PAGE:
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Discover the unknown Costa Blanca
The sun-baked Costa Blanca is a 170 mile stretch of white sandy blue flagged beaches, bright blue skies, the sparkling Mediterranean on Spain's east coast, centred on Alicante and running from Denia in the north to Mazarrón in the south. It's a wonderful place for a holiday.
There's plenty to do throughout the Costa Blanca
If a fantastic Mediterranean environment was all the Costa Blanca had to offer, it would be enough for most people. But in fact there's plenty more to attract you. For a start, the high-rise town of Benidorm has its own attractions if you are seeking entertainment on a large scale, but it isn't typical of the Costa Blanca.
Up and down the coast there's a huge variety of water sports on offer, from dinghy sailing to kite-surfing. If that's not enough to keep the family amused, there are plenty of other choices, from go-karting, quad bikes, golf, mountain climbing to the massive and thrilling Terra Mitica water theme park.
Fantastic walking - and fascinating villages to explore by car
If your tastes incline more towards the countryside, you will soon discover the other side to the Costa Blanca. Those limestone hills and cliffs pretty soon turn into mountains as you head inland. They provide fantastic walking country, with well-marked paths. One example is a circular route in and literally through the Siena de Bernia, because part of the path is a narrow, low natural tunnel pierced through the actual mountain ridge.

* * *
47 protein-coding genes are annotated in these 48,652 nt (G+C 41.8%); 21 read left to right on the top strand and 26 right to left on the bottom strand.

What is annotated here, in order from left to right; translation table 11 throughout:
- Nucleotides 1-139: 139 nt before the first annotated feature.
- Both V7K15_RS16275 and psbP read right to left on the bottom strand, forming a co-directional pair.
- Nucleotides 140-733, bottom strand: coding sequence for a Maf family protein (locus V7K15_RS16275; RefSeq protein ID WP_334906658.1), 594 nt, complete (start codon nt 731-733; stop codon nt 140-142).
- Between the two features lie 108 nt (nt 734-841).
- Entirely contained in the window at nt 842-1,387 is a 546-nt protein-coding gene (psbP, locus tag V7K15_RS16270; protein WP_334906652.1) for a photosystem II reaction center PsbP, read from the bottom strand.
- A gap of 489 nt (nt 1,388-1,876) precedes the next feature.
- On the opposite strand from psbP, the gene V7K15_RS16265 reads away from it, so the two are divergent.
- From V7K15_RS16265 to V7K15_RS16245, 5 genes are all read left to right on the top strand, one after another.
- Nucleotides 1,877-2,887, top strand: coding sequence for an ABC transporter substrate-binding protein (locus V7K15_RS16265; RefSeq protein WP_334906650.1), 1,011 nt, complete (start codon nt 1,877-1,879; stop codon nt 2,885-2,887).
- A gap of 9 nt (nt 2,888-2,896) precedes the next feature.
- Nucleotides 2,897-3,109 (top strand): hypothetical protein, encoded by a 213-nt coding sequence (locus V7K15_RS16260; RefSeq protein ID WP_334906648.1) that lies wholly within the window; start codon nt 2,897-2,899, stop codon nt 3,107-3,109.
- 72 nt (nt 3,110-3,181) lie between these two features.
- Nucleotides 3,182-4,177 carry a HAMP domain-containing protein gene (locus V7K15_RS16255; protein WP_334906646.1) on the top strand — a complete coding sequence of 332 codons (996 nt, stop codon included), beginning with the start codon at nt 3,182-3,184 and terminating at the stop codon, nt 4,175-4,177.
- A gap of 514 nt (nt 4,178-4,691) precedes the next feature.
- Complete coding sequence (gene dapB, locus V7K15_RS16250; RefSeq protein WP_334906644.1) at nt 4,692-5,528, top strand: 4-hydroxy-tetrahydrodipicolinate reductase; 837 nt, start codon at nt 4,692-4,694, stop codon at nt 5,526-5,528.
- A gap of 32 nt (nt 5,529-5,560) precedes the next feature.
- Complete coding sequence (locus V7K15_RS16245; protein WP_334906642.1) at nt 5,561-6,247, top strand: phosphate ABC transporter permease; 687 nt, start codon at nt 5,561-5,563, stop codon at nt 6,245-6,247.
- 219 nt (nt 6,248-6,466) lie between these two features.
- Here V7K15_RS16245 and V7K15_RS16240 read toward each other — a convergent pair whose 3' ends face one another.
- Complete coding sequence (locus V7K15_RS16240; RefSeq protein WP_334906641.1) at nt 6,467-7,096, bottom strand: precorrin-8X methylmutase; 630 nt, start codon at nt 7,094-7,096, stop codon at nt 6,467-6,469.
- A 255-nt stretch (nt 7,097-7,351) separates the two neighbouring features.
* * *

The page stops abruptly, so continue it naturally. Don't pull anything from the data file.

Even if you don't want to go walking, it's well worthwhile exploring inland by car. Some of the villages are well known — the unique Guadalest with its cliff hanging buildings, as well as Castel de Casrels. On an inland drive, you're guaranteed amazing views and beautiful countryside. And one nice aspect of this part of Spain is that you're never far from a restaurant, often offering a memorable lunch on a shady terrace with stunning views.
Try the ‘Lemon Train'
Not that you necessarily need a car to enjoy the Costa Blanca. There's a charming narrow gauge Railway called the ‘Lemon Train' that sways and rattles all the way from Alicante to Denia, with stations at all the main towns, simply a must to experience.
It's worthwhile as an experience in itself because it gives a quite different view of the countryside, away from the main roads, and can be quite exciting as it plunges through tunnels and over bridges. But it's also worth taking the train into Alicante for a city awayday — it's an impressive, vibrant city with an attractive waterfront and great shopping and restaurants.
Choose a charming town with its own character
Which Costa Blanca town should you choose for your holiday - Javea, Moraira, Denia, Calpe or Altea? They all have their individual charms.
Javea is split between the old town and the newer Arinal beaches. The town spreads up the slopes of Montgo, the mountain that dominates the view inland. Javea is a very pleasant town with nice beaches, good restaurants and an historic old centre and port.